Russia Russia Russia Russia Russia Russia

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Protesters are gathering outside Gate 1 at Louisville’s Freedom Hall ahead of President Donald Trump’s planned evening rally organized to push a contentious Republican replacement for Obamacare. [C-J/AKN]

The director of the FBI, with the director of the National Security Agency agreeing at his side, in effect called the president of the United States a liar ― and, oh, by the way, the president’s 2016 campaign indeed is under investigation for allegedly having secretly teamed up with Russia to win the election. [HuffPo]

Who wants to bet Blake Brickman is probably trolling for dick on Grindr right now? And who the hell writes a column about Matt Bevin’s attack princess complaining about the use of “bromance” without mentioning that it’s homophobic as fuck?! [C-J/AKN]

“There is certainly enough for us to conduct an investigation,” he added. “The American people have a right to know and in order to defend ourselves, we need to know whether the circumstantial evidence of collusion and direct evidence of deception is indicative of more.” [NBC News]

New Republicanism in action. The Kentucky Public Service Commission (PSC) is revamping the state program that provides assistance to low-income telephone customers and refocusing it on meeting the needs of the mostly elderly and rural customers who rely on landline phones. [Richmond Register]

Federal investigators are examining whether far-right news sites played any role last year in a Russian cyber operation that dramatically widened the reach of news stories — some fictional — that favored Donald Trump’s presidential bid, two people familiar with the inquiry say. [McClatchy]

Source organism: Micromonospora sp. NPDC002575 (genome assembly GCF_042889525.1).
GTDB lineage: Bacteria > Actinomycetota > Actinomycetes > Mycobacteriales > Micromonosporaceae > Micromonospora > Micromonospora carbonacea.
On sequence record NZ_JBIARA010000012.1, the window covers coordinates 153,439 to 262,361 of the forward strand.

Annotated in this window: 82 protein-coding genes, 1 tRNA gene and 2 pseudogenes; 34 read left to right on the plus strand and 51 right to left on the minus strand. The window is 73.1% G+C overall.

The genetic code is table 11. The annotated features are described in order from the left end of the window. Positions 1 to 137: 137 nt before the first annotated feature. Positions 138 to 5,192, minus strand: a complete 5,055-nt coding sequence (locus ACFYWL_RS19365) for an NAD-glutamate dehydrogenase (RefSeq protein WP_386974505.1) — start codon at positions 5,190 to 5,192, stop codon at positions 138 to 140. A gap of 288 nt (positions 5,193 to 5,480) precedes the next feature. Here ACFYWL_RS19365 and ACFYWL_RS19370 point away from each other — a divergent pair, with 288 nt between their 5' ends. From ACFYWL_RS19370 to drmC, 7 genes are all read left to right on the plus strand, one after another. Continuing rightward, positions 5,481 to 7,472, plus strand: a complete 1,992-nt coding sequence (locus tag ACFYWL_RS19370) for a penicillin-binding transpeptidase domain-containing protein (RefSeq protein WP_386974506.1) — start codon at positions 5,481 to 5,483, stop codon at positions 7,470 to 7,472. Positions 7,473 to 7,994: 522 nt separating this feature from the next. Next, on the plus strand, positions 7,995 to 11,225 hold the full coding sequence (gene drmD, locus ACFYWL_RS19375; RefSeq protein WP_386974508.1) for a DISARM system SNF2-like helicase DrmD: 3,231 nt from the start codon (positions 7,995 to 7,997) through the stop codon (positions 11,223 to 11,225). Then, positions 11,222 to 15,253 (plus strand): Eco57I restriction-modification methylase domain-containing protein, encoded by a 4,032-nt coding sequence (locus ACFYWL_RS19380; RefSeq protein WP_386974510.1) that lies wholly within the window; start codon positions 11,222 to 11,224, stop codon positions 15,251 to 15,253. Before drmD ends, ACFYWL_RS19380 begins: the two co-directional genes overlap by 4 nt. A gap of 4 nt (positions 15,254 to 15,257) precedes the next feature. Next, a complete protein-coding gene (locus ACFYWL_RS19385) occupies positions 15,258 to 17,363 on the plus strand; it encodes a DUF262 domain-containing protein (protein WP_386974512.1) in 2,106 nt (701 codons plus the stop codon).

Louisville Mayor Greg Fischer is asking Gov. Matt Bevin to veto a bill that would remake the city’s solid waste management district. [WFPL]

New York Attorney General Eric Schneiderman, a vocal critic of President Trump, has hired a prosecutor who served under fired U.S. Attorney Preet Bharara to focus on public corruption cases, including those involving the Trump administration, according to a Wall Street Journal report. [The Hill]

The attorney hired by the Glasgow City Council to pursue the ouster of three members of the Glasgow Electric Plant Board’s board of directors has been busy gathering information and hopes to be ready to meet with his client as a group soon. [Glasgow Daily Times]

After his name surfaced last August in a secret ledger listing millions of dollars in payments from a pro-Russian party in Ukraine, Paul Manafort not only lost his job running Donald J. Trump’s presidential campaign but also assumed center stage in a bizarre internecine struggle among Ukrainian political forces. On Monday, the intrigue took another turn, when a member of Parliament in Ukraine released documents that he said showed that Mr. Manafort took steps to hide the payments, which were tied to Mr. Manafort’s work for former President Viktor F. Yanukovych. The documents included an invoice that appeared to show $750,000 funneled through an offshore account and disguised as payment for computers. [NY Times]